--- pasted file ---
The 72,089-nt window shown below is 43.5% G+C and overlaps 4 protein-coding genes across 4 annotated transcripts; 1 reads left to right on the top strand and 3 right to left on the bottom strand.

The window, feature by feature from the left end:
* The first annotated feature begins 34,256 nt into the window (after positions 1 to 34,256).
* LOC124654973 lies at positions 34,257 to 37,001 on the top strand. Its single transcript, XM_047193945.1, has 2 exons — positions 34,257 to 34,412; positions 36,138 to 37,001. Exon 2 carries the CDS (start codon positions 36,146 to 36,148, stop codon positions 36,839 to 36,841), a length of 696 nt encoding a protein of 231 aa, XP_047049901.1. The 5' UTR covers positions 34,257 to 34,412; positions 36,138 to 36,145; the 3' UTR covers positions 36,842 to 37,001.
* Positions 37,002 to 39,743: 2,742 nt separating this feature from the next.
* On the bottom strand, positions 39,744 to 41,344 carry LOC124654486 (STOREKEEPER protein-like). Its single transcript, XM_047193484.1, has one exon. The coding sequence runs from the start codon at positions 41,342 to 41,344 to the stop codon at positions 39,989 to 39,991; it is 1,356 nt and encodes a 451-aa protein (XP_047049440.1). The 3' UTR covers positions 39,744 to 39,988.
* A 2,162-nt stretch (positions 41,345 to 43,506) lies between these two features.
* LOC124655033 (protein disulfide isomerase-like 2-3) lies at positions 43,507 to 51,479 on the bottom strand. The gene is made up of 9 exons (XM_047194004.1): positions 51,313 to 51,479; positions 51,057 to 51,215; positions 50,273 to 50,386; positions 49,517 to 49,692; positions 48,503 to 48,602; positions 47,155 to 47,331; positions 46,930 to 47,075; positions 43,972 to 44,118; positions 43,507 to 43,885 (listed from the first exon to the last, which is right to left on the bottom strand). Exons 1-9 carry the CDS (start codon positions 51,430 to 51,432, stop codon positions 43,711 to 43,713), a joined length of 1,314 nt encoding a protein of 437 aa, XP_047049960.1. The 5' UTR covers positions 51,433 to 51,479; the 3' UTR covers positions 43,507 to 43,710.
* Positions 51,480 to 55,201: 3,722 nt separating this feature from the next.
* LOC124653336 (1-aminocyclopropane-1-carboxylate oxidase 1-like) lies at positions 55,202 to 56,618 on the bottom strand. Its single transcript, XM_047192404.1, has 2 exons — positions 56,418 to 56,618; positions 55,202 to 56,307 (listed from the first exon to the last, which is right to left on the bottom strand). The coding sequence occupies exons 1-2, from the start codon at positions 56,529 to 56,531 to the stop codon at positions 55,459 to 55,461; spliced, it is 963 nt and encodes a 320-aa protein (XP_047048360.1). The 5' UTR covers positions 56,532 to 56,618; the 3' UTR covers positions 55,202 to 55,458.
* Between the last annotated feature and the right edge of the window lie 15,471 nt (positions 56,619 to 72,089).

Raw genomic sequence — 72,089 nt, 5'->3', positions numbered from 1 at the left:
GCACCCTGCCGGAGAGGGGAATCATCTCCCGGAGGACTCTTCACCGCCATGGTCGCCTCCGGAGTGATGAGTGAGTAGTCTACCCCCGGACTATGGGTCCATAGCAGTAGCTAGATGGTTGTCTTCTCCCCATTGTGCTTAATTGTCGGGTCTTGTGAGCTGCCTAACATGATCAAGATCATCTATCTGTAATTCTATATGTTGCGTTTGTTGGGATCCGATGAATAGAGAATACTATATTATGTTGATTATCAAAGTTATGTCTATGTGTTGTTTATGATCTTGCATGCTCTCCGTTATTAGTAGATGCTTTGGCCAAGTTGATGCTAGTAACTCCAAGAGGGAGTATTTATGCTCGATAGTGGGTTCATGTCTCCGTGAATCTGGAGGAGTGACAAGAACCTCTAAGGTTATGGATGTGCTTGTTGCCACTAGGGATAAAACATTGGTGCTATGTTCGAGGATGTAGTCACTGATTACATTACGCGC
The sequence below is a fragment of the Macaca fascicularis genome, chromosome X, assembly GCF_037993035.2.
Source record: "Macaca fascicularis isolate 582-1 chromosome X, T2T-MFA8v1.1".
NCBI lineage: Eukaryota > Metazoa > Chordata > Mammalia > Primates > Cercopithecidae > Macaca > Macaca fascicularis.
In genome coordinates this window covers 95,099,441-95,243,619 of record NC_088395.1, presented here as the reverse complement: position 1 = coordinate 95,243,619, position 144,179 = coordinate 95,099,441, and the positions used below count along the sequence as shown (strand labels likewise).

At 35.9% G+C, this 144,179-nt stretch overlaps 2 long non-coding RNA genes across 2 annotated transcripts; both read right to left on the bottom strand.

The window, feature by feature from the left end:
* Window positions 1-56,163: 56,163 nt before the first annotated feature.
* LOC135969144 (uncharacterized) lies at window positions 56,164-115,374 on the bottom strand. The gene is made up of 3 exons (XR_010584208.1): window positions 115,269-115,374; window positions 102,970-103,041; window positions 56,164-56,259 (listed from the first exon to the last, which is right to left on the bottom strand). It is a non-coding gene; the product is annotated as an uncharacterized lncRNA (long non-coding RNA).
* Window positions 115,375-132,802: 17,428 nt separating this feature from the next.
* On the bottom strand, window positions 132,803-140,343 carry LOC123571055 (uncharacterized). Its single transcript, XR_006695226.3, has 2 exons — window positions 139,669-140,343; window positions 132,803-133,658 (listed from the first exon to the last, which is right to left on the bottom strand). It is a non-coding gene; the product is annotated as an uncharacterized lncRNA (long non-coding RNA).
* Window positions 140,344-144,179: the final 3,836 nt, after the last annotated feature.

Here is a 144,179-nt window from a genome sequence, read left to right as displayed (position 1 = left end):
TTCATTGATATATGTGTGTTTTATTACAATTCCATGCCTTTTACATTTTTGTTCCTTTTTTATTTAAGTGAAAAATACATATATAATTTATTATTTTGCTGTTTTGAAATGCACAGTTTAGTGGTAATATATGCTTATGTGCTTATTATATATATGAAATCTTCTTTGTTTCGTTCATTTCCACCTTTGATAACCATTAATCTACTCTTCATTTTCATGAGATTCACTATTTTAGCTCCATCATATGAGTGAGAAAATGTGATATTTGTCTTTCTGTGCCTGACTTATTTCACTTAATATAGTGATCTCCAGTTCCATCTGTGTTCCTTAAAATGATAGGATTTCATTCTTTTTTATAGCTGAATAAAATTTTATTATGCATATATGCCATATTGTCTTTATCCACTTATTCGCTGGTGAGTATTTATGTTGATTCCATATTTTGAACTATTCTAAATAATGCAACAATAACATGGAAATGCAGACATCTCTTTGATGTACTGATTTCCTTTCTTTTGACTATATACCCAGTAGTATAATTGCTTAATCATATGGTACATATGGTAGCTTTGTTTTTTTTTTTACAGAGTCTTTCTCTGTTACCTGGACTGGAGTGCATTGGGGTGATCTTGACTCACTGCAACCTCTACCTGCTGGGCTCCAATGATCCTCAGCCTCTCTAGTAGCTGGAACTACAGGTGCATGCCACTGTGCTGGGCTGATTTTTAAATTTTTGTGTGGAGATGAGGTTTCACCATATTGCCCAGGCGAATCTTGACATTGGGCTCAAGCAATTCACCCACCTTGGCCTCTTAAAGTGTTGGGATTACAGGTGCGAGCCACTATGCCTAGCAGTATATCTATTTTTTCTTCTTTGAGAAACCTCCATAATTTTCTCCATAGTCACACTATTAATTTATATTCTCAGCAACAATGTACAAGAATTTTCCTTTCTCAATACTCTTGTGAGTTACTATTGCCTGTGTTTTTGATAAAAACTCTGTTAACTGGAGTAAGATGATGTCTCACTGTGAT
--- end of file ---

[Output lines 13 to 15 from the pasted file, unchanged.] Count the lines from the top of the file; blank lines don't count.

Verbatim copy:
GCACCCTGCCGGAGAGGGGAATCATCTCCCGGAGGACTCTTCACCGCCATGGTCGCCTCCGGAGTGATGAGTGAGTAGTCTACCCCCGGACTATGGGTCCATAGCAGTAGCTAGATGGTTGTCTTCTCCCCATTGTGCTTAATTGTCGGGTCTTGTGAGCTGCCTAACATGATCAAGATCATCTATCTGTAATTCTATATGTTGCGTTTGTTGGGATCCGATGAATAGAGAATACTATATTATGTTGATTATCAAAGTTATGTCTATGTGTTGTTTATGATCTTGCATGCTCTCCGTTATTAGTAGATGCTTTGGCCAAGTTGATGCTAGTAACTCCAAGAGGGAGTATTTATGCTCGATAGTGGGTTCATGTCTCCGTGAATCTGGAGGAGTGACAAGAACCTCTAAGGTTATGGATGTGCTTGTTGCCACTAGGGATAAAACATTGGTGCTATGTTCGAGGATGTAGTCACTGATTACATTACGCGC
The sequence below is a fragment of the Macaca fascicularis genome, chromosome X, assembly GCF_037993035.2.
Source record: "Macaca fascicularis isolate 582-1 chromosome X, T2T-MFA8v1.1".